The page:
Grammar Info
N2 Lesson 1: 2/21

unable to, cannot

Verb[ます]+ ない
Verb[ます]+ ません
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使用域 硬い
得(え)る is a る-Verb that has the meaning of ‘to gain’ or ‘to acquire’. When attached to the 連用形(れんようけい) form of verbs, it takes on the nuance of ‘for (A) to be possible’, or ‘able to (A)’. In addition to this, when 得(え)る is combined with ない, that nuance switches to ‘unable to (A)’, or ‘cannot (A)’.
  • 我(わ)が社(しゃ)に出来(でき)得(え)ないことなどありません。
    There is nothing that our company can’t do.
  • 警察官(けいさつかん)は信頼(しんらい)し得(え)ないと思(おも)っている人(ひと)たちが増(ふ)えて来(き)た。
    More people are coming to believe that police officers cannot be trusted.
Compared to できない, meaning that the potential to do something does not exist. 得(え)ない means something closer to ‘there is no possibility that (A) can be done’, or ‘the possibility to do (A) has not been gained’.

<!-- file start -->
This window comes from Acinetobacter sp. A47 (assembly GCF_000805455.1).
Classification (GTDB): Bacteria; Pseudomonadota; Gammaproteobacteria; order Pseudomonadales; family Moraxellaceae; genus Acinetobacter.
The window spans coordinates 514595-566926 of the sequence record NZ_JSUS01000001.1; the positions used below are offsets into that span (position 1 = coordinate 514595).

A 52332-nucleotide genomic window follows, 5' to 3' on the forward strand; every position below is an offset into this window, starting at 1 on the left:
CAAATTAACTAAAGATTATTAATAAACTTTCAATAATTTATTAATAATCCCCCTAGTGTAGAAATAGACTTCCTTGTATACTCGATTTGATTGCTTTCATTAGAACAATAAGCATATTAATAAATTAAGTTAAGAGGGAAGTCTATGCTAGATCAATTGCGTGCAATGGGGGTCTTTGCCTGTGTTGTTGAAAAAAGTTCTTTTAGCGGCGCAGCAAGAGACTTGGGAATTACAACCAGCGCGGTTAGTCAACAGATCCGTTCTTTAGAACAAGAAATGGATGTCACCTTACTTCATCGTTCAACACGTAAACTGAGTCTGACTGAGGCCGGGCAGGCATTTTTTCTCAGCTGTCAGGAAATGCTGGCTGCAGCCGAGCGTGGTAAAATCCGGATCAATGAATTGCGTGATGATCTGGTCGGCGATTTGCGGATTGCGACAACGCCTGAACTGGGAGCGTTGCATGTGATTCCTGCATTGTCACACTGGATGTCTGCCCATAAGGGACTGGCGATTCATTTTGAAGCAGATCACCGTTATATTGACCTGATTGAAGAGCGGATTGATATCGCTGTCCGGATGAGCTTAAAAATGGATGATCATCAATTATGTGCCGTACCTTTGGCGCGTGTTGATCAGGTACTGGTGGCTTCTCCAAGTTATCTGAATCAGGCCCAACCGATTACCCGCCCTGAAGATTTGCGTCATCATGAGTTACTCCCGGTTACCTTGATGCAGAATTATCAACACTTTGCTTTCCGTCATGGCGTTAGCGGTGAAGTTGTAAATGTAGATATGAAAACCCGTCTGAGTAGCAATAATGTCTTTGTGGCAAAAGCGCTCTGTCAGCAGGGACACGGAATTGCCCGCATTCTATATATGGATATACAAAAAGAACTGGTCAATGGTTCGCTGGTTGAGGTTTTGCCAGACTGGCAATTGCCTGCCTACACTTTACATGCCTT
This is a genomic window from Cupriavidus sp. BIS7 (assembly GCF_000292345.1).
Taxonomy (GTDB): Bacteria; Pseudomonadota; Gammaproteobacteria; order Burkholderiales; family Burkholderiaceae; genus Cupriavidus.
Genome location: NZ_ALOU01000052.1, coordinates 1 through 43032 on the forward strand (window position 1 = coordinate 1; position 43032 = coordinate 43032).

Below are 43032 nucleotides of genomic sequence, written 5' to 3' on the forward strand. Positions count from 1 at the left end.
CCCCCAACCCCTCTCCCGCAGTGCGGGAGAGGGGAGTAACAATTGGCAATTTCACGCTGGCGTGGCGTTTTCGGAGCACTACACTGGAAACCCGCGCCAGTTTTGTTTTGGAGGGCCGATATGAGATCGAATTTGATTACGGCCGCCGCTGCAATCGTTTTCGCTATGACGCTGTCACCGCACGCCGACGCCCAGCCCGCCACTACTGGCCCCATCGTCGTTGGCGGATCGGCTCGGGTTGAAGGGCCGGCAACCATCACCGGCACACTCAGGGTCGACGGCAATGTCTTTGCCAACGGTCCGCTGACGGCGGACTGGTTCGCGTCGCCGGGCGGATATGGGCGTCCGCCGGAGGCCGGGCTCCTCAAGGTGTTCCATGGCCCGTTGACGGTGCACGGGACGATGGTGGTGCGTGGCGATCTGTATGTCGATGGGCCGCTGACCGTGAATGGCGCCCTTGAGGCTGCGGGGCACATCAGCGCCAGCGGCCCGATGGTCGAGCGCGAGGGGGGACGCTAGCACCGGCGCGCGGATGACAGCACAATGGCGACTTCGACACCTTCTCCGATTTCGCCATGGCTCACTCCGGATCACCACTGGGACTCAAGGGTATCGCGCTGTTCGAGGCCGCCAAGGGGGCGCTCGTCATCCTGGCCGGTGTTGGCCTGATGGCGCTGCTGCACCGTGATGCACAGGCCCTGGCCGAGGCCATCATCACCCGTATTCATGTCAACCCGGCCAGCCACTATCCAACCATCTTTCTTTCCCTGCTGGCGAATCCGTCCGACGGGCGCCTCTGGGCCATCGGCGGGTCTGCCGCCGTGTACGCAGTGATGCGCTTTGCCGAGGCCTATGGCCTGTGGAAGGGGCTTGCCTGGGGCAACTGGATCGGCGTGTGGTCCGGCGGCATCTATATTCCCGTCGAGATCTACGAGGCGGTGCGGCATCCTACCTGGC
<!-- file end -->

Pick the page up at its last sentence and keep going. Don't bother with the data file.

Caution - 得(え)る may be seen as either える or うる. The primary difference between the two being that うる is a relatively old form that is often seen only in literature, and almost never spoken. Despite this, うる is never used in the negative form with ない.
  • そんな大(おお)きな災害(さいがい)は起(お)こりえないと思(おも)います。
    I think that it is impossible for a disaster that big to happen.
  • そんな大(おお)きな災害(さいがい)は起(お)こりうないと思(おも)います。
    I think that it is impossible for a disaster that big to happen.
Fun-fact - 得(え)る is far more formal/bookish than できる. However, there are several set phrases that are very common in daily speech that use this particular grammar point, such as あり得(え)る ‘possible’, and あり得(え)ない ‘impossible’.
  • まあ、それもあり得(え)るかもしれないけど...
    Well, that is possible, but…
  • 田中(たなか)さんはすごく頭(あたま)がいいので、不合格(ふごうかく)になるなんて絶対(ぜったい)あり得(え)ない。
    Tanaka-san is very smart, so it is absolutely impossible for him to fail.
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The average criminal is a person you can't trust.
His attitude is unbelievable.
It is not possible for me to achieve that dream.